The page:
Negative comments about the above question focused on the perception that, as one ages, one receives less respect from store clerks, bank tellers and other service providers. Some respondents complained conversely that they had received patronizingly excessive assistance and special attention, leaving the older adult feeling demeaned and useless.
The public and private services and programs I use help me to achieve my goals as an older adult.
While the majority of respondents (68%) agreed with the above statement, their comments primarily centred on the lack of accessibility for people with mobility disabilities, both in public and private buildings and on public transport; lack of sufficient inclusion in the electoral process; and unclear or inaccessible information about services and programs.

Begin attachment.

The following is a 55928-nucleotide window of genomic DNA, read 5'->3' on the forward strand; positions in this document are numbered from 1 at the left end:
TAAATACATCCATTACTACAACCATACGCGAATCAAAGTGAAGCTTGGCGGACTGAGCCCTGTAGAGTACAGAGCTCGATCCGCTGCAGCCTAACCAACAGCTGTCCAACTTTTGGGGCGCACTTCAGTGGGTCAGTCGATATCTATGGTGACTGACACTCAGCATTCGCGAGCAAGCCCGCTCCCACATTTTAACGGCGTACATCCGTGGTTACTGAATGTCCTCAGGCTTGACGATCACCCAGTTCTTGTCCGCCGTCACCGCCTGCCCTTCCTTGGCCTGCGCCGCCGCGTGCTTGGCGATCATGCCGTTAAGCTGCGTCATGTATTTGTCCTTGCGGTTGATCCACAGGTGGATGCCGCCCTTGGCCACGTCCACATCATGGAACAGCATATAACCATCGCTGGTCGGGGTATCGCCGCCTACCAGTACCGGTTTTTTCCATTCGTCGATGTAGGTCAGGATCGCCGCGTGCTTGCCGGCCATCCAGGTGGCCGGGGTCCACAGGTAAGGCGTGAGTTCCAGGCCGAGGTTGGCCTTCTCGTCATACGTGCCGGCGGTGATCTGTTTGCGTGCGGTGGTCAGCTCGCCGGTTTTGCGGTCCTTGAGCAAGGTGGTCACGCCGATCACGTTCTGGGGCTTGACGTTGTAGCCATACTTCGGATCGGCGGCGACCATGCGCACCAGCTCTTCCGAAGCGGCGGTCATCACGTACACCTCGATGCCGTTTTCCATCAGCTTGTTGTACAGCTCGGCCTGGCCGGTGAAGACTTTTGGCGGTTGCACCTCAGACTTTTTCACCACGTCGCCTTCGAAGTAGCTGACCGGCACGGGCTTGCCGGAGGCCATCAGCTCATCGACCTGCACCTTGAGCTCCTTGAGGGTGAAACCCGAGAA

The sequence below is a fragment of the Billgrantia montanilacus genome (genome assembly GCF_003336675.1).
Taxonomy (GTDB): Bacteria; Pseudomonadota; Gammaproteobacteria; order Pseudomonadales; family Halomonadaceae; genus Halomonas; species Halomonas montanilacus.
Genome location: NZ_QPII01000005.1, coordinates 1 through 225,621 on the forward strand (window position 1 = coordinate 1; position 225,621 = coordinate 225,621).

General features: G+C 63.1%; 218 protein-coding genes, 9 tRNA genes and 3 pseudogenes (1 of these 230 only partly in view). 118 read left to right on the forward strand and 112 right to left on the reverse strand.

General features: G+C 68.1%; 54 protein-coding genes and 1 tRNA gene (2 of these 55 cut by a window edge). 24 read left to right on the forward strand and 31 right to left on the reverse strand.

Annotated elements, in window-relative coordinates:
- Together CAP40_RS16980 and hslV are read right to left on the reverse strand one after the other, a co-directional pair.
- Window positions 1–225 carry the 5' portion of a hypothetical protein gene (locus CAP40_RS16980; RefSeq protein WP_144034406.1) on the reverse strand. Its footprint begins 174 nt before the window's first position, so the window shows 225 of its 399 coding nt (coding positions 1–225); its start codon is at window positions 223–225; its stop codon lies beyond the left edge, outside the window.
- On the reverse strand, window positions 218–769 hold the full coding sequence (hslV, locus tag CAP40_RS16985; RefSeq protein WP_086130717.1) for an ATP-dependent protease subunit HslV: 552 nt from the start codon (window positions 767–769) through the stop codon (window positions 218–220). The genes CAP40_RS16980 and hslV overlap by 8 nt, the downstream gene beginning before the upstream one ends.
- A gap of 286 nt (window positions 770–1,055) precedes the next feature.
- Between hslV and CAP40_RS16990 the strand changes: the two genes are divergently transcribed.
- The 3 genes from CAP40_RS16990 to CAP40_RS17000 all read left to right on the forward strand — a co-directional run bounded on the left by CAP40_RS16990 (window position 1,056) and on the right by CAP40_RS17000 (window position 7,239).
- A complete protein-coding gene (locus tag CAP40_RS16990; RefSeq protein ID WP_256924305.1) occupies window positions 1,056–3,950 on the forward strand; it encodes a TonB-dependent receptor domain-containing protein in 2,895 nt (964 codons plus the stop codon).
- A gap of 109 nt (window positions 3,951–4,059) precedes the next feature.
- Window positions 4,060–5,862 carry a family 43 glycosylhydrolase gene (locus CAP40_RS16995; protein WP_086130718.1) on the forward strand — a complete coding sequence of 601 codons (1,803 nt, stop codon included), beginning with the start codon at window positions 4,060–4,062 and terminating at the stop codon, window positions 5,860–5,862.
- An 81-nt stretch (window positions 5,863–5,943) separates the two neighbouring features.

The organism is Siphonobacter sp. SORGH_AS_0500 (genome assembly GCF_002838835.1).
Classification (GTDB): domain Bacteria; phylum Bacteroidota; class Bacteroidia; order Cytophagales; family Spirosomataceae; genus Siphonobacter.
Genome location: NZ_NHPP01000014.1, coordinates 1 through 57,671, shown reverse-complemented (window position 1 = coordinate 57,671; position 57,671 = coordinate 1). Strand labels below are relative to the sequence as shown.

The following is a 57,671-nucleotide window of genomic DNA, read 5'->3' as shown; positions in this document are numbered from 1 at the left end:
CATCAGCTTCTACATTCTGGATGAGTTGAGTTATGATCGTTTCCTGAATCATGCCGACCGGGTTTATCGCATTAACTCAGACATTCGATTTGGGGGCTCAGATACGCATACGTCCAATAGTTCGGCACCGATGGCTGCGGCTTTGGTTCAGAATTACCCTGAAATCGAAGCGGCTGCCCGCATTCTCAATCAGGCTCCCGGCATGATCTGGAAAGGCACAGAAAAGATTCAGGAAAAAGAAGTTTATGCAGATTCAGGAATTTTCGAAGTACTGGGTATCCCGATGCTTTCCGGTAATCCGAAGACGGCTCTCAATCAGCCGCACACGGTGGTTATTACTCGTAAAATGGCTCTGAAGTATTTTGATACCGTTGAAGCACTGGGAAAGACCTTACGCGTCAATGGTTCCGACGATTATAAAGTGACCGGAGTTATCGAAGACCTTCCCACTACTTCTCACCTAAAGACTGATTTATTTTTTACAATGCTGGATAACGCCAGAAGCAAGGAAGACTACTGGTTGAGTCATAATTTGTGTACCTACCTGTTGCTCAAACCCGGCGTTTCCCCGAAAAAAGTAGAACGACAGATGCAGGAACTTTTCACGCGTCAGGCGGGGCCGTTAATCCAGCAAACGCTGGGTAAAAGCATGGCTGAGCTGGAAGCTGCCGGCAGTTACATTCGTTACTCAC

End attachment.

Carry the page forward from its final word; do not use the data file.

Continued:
Respondents particularly emphasized the difficulty of accessing services and programs, especially medical, commercial and financial programs, due to insufficient information (for example, doctor and nurse schedules), prohibitively complex information, or the incorrect assumption by those responsible for providing information that information commonly placed on the internet can be accessed by older adults. Many respondents complained of the arduous task of navigating automated telephone services to gain information, or of attempting to converse with workers who lack clear communication skills. One respondent, summing up the general sentiment, described the process of trying to obtain information as “a long and torturous procedure and not for the faint of heart”.